The 1970s posed a serious challenge to futures studies. The severe economic crisis of that period showed that in looking at the future it is necessary to address many aspects and paces of change, given that economic and technological changes are much more rapid than social and cultural changes, for example. The 1970s also challenged the concept of the future as being linear development of the present and the past. There was a reappraisal of futures studies in the 1980s, especially in Europe. In countries such as the Netherlands, Sweden, and Finland, futures studies acquired political importance. In the 1990s developing countries also started to make use of futures studies; with the exception of India, China, and certain Latin American countries, most developing countries had had little interest in futures studies up until then. In the same period, futures studies reemerged very strongly in the United States with the launching of such major projects as the Millennium Project, supported by the United Nations University and the Smithsonian Institute. The Millenium Project, directed by Jerome C. Glenn and Theodore J. Gordon, studies the major threats and challenges of the future and produces the "state of the future" report. The debate on methodologies was also revived, sparking the publication of many basic texts that became prominent in the world debate. Schools of futures studies emerged in Finland and Hungary, and there was increased interest in Australia.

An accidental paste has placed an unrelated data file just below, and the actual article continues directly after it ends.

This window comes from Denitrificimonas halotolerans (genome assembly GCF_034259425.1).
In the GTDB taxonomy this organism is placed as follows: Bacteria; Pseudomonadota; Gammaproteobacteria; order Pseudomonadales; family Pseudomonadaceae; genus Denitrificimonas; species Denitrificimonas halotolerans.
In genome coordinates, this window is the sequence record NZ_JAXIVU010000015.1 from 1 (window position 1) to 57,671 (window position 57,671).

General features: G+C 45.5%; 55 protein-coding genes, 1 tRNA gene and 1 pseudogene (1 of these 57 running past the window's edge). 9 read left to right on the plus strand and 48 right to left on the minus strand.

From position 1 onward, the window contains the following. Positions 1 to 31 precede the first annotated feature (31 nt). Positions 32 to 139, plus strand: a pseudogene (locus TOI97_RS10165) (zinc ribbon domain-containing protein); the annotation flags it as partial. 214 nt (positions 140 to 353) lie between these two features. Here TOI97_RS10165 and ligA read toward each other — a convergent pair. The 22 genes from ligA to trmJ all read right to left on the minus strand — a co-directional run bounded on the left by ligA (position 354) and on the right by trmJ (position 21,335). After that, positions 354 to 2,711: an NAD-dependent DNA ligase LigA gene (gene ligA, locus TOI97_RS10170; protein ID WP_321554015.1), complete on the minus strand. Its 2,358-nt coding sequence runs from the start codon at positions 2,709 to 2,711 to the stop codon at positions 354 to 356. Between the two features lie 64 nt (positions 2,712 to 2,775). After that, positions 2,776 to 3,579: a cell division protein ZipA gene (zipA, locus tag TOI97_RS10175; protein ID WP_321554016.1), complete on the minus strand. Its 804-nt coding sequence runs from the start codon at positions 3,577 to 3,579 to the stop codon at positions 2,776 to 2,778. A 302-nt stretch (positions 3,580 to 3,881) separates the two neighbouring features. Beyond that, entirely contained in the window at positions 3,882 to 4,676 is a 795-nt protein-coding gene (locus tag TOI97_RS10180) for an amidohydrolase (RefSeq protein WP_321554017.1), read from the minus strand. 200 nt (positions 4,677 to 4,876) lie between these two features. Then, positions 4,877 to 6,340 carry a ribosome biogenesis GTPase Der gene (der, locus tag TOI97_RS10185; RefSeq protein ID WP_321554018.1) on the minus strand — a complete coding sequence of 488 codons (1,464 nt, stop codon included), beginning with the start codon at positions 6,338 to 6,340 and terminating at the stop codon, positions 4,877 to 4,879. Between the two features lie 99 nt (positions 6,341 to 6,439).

Numerous sociologists have made important contributions to futures studies: William F. Ogburn was appointed by President Herbert Hoover to chair the Research Committee on Social Trends as early as 1929. Harold Lasswell, who laid the foundations for the science of political choices also wrote many less well-known articles on futures perspectives. Daniel Bell wrote the famous report of the Commission Toward the Year 2000 for the American Academy of Arts and Sciences in 1967. John McHale wrote many books and contributed to the founding of the World Futures Studies Federation in the 1960s and 1970s. Elise Boulding greatly contributed with her work on peace in the future and the role of women in the future. One could mention many more names. The main point to stress is that futures studies and sociology have not always been considered two separate and distinct disciplines.